We got a letter from Costco today inviting us to return the "Lights of
America" LED bulbs we had purchased because they do not live up to the
claimed life of 20K hours. Four different SKUs are listed.
Sam's Club has sold some of these as well, but no communication so far
I got a few at Ace, on my tests they are junk, low output, not what is
advertised and a poor grey color. I am returning mine. Months ago I
looked at LOA and could not find they even offered these leds.
It's difficult to compare light output because different incandescent
bulbs of the same wattage vary according to their design -- e.g., long
life vs. high output.
I am not dissatisfied with the light output of the "45W-equivalent" ones
I bought at Sam's. These are the ones with the LEDs arranged in a convex
conical shape. I couldn't tell any significant difference in output from
the 50W incandescent reflector bulbs they replaced. The light is a
little bluer than those incandescents, but that does not bother me.
The R30 style also seem to be OK wrt output, and the color is similar.
BUT one of the three I bought has died already: it started flashing one
half of the individual LEDs, then seemed to recover, then died totally.
The single PAR38 I bought produces light of a somewhat warmer color,
having a mixture of bluish and yellowish LEDs.
Menard's has FEIT LED bulbs, but only of low power -- 1 to 1.5 Watts. I
can't find LED bulbs by Sylvania or GE.
They must have changed bigtime a few years ago then, or started getting
their bulbs from a contract manufacturer who knew how to make them (and
probably also sells to others).
My experience with LOA CFL bulbs has been the worst there is except for
dollar store stool specimens. I only bought one LOA CFL since 2001-2002,
and that was one I got in 2005, with ratings that I consider wrong.
(Comparing to a 60 watt incandescent that lasts 750 hours, when
60-watters are normally rated to last 1,000 hours, and claiming 1048
lumens when producing no more light than others producing 850 lumens, and
claiming electricity savings based on 16 cents per KWH at a time when few
paid 16 cents per KWH.)
Ones that I got in 2001-2002 and before had a high rate of dying young,
and almost universally fell short of claimed light output. One model I
tried had a light output claim in lumens later revised downward, but its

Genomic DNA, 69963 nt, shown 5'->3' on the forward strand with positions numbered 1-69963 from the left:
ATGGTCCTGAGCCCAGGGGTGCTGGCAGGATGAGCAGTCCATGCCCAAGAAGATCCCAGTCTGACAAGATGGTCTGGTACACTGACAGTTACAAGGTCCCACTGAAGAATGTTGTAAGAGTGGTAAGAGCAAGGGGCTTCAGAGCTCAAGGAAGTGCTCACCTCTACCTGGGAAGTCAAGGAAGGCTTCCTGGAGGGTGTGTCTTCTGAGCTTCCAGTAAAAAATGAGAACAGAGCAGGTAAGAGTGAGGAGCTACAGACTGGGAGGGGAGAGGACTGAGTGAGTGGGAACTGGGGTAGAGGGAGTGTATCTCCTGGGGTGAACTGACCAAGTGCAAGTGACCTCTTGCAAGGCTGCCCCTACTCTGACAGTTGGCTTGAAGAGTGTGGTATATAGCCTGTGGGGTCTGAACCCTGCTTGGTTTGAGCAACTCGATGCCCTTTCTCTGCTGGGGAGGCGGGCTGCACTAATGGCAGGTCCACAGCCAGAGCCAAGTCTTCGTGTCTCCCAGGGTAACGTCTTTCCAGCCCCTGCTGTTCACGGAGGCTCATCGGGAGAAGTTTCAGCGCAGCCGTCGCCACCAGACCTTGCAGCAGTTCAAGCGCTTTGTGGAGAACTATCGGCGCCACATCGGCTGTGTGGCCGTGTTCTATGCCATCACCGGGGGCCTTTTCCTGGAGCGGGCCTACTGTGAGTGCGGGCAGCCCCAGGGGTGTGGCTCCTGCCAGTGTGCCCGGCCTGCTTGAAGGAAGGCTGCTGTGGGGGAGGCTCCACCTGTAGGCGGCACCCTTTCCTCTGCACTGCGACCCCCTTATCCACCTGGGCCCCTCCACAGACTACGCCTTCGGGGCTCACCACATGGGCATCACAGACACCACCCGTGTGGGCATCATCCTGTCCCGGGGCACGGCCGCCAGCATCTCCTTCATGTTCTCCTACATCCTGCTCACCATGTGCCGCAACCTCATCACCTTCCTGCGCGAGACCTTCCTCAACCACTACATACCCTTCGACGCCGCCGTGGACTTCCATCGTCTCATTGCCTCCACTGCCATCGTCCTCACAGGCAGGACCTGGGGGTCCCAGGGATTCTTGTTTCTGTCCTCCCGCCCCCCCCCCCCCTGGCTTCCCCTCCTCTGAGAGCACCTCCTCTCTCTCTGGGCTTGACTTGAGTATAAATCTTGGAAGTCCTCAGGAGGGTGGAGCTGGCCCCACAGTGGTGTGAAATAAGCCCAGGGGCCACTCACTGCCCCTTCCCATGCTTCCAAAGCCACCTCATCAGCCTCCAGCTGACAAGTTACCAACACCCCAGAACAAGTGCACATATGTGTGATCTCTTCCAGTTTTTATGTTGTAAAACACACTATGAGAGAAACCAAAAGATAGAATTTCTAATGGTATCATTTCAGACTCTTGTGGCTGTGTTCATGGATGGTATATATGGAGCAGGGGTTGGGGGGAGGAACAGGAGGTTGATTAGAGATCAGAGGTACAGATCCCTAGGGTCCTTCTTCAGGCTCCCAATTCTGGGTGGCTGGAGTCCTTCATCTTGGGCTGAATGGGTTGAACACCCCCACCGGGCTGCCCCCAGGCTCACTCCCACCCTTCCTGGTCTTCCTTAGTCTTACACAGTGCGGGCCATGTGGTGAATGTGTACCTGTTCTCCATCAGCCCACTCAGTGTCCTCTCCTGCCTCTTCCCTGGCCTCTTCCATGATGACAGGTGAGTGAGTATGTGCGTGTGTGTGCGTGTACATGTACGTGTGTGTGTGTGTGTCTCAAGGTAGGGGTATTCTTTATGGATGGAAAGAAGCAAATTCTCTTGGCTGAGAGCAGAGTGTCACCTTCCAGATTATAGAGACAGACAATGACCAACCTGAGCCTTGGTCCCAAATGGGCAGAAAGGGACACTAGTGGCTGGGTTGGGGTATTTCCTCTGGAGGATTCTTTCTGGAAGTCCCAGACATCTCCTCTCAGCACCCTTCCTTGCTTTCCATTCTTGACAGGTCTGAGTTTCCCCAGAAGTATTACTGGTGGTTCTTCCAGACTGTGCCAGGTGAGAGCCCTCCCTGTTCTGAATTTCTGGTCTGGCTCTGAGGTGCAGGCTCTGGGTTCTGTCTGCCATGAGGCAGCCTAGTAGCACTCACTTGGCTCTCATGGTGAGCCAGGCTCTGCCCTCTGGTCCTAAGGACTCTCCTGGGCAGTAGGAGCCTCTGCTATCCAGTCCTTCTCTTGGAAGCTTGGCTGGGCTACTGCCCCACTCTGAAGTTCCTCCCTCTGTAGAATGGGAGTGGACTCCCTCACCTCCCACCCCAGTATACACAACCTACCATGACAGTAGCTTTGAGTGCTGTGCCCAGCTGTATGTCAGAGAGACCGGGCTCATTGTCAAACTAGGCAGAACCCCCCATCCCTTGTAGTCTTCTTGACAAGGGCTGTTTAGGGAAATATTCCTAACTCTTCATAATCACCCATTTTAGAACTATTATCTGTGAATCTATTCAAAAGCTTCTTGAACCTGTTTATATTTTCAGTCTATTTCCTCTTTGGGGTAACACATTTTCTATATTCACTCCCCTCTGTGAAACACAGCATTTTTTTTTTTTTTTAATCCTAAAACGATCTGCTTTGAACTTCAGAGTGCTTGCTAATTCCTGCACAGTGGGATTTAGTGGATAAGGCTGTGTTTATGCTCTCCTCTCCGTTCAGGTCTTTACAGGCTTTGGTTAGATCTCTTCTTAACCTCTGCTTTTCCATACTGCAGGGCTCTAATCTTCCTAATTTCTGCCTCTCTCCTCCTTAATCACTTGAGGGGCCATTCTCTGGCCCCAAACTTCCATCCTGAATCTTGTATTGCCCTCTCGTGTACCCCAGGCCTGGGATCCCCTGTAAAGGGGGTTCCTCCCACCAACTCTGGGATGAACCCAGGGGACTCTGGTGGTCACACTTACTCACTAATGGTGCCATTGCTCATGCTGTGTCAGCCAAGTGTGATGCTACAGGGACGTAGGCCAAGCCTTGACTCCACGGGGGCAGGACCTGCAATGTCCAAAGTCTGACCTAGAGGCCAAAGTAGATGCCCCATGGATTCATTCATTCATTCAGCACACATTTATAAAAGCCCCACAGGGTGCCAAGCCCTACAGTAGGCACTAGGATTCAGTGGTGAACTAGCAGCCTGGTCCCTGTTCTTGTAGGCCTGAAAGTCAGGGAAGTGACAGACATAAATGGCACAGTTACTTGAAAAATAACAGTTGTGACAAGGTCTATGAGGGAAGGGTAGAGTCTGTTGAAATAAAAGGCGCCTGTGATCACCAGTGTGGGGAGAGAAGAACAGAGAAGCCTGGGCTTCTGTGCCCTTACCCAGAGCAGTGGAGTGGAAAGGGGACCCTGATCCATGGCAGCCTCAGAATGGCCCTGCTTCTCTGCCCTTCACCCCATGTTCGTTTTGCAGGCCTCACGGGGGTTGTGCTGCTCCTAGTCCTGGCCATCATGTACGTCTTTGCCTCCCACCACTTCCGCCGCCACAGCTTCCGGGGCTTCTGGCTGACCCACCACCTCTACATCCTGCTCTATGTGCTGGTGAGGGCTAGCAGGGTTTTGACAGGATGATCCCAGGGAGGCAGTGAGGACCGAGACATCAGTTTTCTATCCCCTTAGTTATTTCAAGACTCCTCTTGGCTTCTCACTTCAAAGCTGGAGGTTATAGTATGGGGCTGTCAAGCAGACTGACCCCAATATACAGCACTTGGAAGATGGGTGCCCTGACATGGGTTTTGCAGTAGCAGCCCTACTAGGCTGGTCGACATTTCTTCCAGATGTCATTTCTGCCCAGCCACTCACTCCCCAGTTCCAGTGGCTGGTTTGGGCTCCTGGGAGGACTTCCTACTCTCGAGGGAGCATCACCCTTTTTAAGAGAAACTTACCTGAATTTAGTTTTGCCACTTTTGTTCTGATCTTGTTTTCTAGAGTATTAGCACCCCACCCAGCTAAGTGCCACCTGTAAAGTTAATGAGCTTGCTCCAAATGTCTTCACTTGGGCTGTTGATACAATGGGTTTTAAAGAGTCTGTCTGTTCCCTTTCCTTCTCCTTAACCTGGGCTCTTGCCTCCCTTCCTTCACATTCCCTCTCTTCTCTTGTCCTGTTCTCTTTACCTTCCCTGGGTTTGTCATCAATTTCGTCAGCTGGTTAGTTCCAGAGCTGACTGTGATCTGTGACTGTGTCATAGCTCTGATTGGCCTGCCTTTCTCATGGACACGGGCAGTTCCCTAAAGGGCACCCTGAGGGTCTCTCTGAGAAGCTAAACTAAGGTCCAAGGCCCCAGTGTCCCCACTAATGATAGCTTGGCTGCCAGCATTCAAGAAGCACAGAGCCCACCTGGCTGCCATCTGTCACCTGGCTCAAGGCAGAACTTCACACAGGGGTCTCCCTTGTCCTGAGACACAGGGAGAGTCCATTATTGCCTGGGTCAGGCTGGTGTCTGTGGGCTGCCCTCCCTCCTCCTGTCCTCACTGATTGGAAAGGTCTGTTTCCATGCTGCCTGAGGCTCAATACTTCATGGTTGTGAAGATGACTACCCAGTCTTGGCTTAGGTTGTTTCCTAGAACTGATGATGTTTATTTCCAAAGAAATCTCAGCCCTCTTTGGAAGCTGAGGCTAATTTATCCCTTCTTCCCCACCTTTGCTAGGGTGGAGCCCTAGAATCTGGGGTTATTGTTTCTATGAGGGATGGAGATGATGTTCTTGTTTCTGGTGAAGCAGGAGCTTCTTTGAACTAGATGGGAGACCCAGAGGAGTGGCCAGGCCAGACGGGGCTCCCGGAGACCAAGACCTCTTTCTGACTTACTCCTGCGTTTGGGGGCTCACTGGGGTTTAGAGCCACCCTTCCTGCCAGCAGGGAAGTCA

light output claim in incandescent equivalence remained exaggerated.
I mention more of my experience with speficic CFL brands/models in:
- Don Klipstein ( email@example.com)
They are *SO* bad that I have to repair one or two literally every week.
As I'm writing this, two out of four are dark, I just did not have time to
work on them yet. Irony: they are lighting my electronics workbench and so
I just bring them down without even getting up from the chair and reach
for a replacement white LED and 3 minutes later it's going back up and
works until another one of the original LEDs gives out.
Thankfully (in terms of repair, not use of course), they are *SO* bad that
even glue that holds the socket prongs body to the transparent cover
crumbles (!) right after you drive a knife into the crack between the two
parts and give it a slightest twist.
I have a little rig devised specifically to test the LEDs in the LOA
fixture but sometimes you can just see a dark spot inside the LED that
indicates a burnout.
There are 24 LEDs in each light and I estimate that after 18 months of
use/repair cycle there will finally be no original LEDs left. I don't know
if it will increase time between failures too much though because the
whole idea of powering a string of serially connected LEDs from 120V seems
faulty to me - each (good) LED does have a 40,000 hours lifespan or so but
having 24 of them in series, you'll have to stack the MTBF up (calculating
MTBF properly is not my cup of tea) and for the whole fixture it will be a
small fraction of what the single LED would last. My next LED light will
definitely be a 12V parallel - connected LED type.
Anyways, sorry for the long rant, these lights have been an eyesore for
the past year for me, I can't wait to use the earliest opportunity to get
rid of them.
If you are not able to easily repair them yourself, there is no question
about it - return them ASAP. byt the way, Wallmart still sells them ...
We haven't had any as long as a year yet, but so far the only one giving
trouble is one of three R30 bulbs that normally are on for several hours
every day. These are bulbs with a regular ES base; we use them in our
Most LED failures do not affect their conductivity. The usual reason
for an LED to be considered "failed" is for it to have faded excessively
from number of operating hours (or combination of number of operating
hours and temperature).
I am aware of LEDs failing open, but that is usually either from severe
abuse or from the LEDs being cheap rubbish, with thermal cycling
(generally with repeated very large change in temperature) being in a
distant third place.
- Don Klipstein ( firstname.lastname@example.org)
HomeOwnersHub.com is a website for homeowners and building and maintenance pros. It is not affiliated with any of the manufacturers or service providers discussed here.
All logos and trade names are the property of their respective owners.